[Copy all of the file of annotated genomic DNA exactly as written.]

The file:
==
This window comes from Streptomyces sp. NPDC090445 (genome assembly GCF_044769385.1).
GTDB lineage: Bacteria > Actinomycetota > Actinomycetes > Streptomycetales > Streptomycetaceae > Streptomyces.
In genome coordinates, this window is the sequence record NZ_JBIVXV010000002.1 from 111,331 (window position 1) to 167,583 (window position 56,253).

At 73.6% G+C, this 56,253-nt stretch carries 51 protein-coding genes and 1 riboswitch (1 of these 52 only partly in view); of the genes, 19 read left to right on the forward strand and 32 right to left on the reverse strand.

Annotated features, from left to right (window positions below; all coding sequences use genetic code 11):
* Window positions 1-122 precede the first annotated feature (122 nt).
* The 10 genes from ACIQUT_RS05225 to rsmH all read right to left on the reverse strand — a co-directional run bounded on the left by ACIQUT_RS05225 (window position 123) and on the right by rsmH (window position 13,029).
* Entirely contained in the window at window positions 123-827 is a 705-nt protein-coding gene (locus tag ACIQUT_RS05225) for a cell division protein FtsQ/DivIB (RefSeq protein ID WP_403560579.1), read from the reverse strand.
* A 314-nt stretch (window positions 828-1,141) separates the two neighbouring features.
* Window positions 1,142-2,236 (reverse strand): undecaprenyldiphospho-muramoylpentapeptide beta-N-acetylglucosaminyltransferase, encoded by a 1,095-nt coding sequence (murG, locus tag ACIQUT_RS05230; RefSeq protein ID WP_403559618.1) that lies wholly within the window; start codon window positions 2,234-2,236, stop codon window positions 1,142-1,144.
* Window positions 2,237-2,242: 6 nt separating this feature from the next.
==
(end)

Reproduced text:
This window comes from Streptomyces sp. NPDC090445 (genome assembly GCF_044769385.1).
GTDB lineage: Bacteria > Actinomycetota > Actinomycetes > Streptomycetales > Streptomycetaceae > Streptomyces.
In genome coordinates, this window is the sequence record NZ_JBIVXV010000002.1 from 111,331 (window position 1) to 167,583 (window position 56,253).

At 73.6% G+C, this 56,253-nt stretch carries 51 protein-coding genes and 1 riboswitch (1 of these 52 only partly in view); of the genes, 19 read left to right on the forward strand and 32 right to left on the reverse strand.

Annotated features, from left to right (window positions below; all coding sequences use genetic code 11):
* Window positions 1-122 precede the first annotated feature (122 nt).
* The 10 genes from ACIQUT_RS05225 to rsmH all read right to left on the reverse strand — a co-directional run bounded on the left by ACIQUT_RS05225 (window position 123) and on the right by rsmH (window position 13,029).
* Entirely contained in the window at window positions 123-827 is a 705-nt protein-coding gene (locus tag ACIQUT_RS05225) for a cell division protein FtsQ/DivIB (RefSeq protein ID WP_403560579.1), read from the reverse strand.
* A 314-nt stretch (window positions 828-1,141) separates the two neighbouring features.
* Window positions 1,142-2,236 (reverse strand): undecaprenyldiphospho-muramoylpentapeptide beta-N-acetylglucosaminyltransferase, encoded by a 1,095-nt coding sequence (murG, locus tag ACIQUT_RS05230; RefSeq protein ID WP_403559618.1) that lies wholly within the window; start codon window positions 2,234-2,236, stop codon window positions 1,142-1,144.
* Window positions 2,237-2,242: 6 nt separating this feature from the next.